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AstroForge raises $13m to mine asteroids

Alan Neuhauser
May 26, 2022
Illustration: Gabriella Turrisi/Axios

AstroForge, a Y Combinator startup that aims to mine platinum from asteroids by 2030 and send its first refinery to space as early as January, raised $13 million, Axios has learned.

Why it matters: If the company succeeds — and there are significant hurdles — it would unlock a near-limitless source of metals with far fewer environmental impacts.

Details: The round was led by Initialized Capital, an early-stage venture firm that's backed Coinbase, Instacart, Patreon and Reddit. Seven Seven Six, EarthRise, Aera VC, Liquid 2, and Soma also invested.

What's happening: The startup plans to send unmanned mining and refining vessels to space, helping eliminate the pollution associated with earthbound mining operations.

  • "A lot of early research shows there’s quite a bit of platinum on asteroids," AstroForge co-founder and CEO Matt Gialich tells Axios. "Number two, we can do what we want — you’re not hurting the Earth by mining an asteroid."
  • Metal and minerals mining accounts for about 8% of global greenhouse gas emissions.

The intrigue: Gialich and his co-founder, Jose Acain, the company's CTO, maintain that getting to space is far less expensive than it used to be.

  • SpaceX, for example, offers an Uber-like "rideshare" — selling slots aboard its Falcon 9 rocket for about $1.1 million each. (The system has even given rise to brokers who buy up entire payloads then resell the slots.)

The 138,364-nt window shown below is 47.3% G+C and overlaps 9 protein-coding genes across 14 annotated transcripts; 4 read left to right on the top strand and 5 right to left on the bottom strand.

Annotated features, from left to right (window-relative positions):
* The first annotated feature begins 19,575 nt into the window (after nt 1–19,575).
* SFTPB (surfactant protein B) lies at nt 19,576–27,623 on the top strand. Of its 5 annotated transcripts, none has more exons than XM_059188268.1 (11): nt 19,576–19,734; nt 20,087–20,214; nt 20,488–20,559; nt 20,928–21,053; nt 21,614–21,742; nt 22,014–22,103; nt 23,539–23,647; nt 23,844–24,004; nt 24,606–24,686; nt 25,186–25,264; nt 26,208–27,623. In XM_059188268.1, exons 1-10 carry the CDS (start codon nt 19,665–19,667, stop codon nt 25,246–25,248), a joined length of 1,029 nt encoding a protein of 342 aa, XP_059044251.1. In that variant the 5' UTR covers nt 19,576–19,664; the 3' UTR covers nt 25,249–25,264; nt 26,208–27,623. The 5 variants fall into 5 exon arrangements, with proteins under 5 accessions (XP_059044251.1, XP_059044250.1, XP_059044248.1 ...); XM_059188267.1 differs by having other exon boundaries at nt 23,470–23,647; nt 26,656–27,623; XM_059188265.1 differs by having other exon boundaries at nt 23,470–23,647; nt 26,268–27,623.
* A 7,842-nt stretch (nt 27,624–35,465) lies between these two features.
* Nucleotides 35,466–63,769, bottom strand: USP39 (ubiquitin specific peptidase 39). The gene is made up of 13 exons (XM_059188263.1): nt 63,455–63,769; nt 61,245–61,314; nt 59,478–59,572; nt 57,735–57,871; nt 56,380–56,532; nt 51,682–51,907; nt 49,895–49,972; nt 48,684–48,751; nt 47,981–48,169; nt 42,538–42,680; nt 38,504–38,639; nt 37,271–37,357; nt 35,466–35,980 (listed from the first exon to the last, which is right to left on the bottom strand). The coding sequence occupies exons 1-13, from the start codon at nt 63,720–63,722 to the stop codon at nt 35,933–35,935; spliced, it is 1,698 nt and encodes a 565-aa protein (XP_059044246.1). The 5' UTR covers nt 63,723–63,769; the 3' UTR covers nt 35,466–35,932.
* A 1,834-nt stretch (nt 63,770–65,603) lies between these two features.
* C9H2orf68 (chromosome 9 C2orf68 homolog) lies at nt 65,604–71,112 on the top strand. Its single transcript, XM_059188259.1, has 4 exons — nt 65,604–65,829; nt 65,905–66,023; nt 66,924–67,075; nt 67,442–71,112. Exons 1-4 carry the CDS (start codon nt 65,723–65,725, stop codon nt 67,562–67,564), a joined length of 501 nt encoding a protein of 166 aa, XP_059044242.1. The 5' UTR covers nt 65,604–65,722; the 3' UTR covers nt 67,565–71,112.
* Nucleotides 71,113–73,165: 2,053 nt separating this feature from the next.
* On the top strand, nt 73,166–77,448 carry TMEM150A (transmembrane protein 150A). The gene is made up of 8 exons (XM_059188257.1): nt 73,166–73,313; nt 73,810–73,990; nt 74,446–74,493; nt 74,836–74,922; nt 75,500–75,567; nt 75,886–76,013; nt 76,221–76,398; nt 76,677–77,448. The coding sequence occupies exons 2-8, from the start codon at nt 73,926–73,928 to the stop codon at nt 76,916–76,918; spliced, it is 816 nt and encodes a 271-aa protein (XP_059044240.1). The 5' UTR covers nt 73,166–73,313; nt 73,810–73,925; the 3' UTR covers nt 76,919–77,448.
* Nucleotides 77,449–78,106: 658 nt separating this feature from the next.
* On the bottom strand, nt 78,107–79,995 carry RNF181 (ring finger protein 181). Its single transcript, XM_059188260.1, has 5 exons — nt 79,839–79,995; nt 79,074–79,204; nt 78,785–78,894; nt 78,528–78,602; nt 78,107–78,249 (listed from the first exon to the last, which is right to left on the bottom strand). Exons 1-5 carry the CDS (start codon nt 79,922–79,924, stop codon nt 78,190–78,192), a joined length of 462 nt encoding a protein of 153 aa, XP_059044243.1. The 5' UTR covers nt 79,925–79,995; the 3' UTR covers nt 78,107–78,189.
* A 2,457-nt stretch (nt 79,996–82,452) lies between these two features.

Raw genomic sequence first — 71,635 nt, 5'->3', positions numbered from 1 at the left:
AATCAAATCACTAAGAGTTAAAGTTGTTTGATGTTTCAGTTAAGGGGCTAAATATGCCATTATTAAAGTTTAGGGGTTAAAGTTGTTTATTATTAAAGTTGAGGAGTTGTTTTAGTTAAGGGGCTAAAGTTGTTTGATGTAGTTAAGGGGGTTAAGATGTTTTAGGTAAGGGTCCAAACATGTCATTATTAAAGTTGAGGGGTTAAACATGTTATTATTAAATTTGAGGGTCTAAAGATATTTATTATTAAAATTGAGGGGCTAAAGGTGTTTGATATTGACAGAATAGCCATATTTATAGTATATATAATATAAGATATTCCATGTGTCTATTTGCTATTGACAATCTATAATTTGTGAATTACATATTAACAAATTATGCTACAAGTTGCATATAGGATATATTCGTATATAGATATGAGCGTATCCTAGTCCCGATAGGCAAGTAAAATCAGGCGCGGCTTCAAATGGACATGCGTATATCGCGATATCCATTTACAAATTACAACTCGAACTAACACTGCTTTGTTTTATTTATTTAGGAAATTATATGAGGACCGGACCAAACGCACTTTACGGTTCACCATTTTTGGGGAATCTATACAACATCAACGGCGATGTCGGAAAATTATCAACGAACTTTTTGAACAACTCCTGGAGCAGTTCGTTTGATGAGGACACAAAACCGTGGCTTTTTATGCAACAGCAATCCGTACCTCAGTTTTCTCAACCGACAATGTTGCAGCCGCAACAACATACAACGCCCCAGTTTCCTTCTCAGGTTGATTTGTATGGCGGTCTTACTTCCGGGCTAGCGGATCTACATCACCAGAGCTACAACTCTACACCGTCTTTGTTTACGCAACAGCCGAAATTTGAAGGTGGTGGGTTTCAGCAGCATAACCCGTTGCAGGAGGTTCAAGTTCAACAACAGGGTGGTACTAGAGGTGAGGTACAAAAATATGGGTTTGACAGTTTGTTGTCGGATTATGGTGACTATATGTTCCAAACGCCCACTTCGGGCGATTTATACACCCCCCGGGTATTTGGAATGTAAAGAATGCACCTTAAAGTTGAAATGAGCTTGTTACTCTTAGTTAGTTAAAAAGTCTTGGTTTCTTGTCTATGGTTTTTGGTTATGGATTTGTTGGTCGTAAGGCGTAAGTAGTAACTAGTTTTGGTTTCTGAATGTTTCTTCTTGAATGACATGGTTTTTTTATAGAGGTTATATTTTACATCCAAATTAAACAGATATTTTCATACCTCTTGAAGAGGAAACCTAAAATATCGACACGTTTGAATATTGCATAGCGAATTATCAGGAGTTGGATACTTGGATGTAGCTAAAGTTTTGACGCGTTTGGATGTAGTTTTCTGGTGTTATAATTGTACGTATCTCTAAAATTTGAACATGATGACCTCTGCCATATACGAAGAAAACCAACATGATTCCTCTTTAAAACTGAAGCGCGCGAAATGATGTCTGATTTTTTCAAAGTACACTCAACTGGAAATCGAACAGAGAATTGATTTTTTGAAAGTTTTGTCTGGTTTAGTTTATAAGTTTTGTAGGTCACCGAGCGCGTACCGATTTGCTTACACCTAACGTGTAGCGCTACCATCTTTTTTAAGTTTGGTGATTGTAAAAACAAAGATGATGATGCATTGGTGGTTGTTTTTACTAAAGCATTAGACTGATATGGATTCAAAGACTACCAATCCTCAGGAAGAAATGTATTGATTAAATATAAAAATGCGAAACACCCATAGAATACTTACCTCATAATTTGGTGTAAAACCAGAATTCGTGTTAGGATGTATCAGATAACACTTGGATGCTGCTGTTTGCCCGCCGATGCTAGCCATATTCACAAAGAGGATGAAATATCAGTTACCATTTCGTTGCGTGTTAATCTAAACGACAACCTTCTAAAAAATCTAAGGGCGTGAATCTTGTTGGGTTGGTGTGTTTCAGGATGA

Yes, but: The climate venture world is littered with the defunct pitch-decks of previous asteroid mining startups such as Deep Space Industries and Planetary Resources, which saw initial surges in investor interest before crashing.

  • Plus, rockets aren't exactly carbon friendly: a single launch to space generates as much as 300 metric tons of carbon dioxide.
  • That one launch is equivalent to about 40% of every passenger flight in 2019. And there were an estimated 144 launches to orbit last year.

What they're saying: "It doesn’t cost me $100 million anymore to go launch a satellite," Gialich tells Axios.

  • "If I would have told you we raised $13 million and we’re going to space, you would’ve said, 'OK, cool story, dude.' But you can do multiple space missions with $13 million."

What's next: The platinum must flow. AstroForge plans to send a refinery aboard a Falcon 9 rocket in January to test refining operations in zero-gravity.

  • "We’re looking at having recovered minerals back to Earth within this decade," Gialich says.
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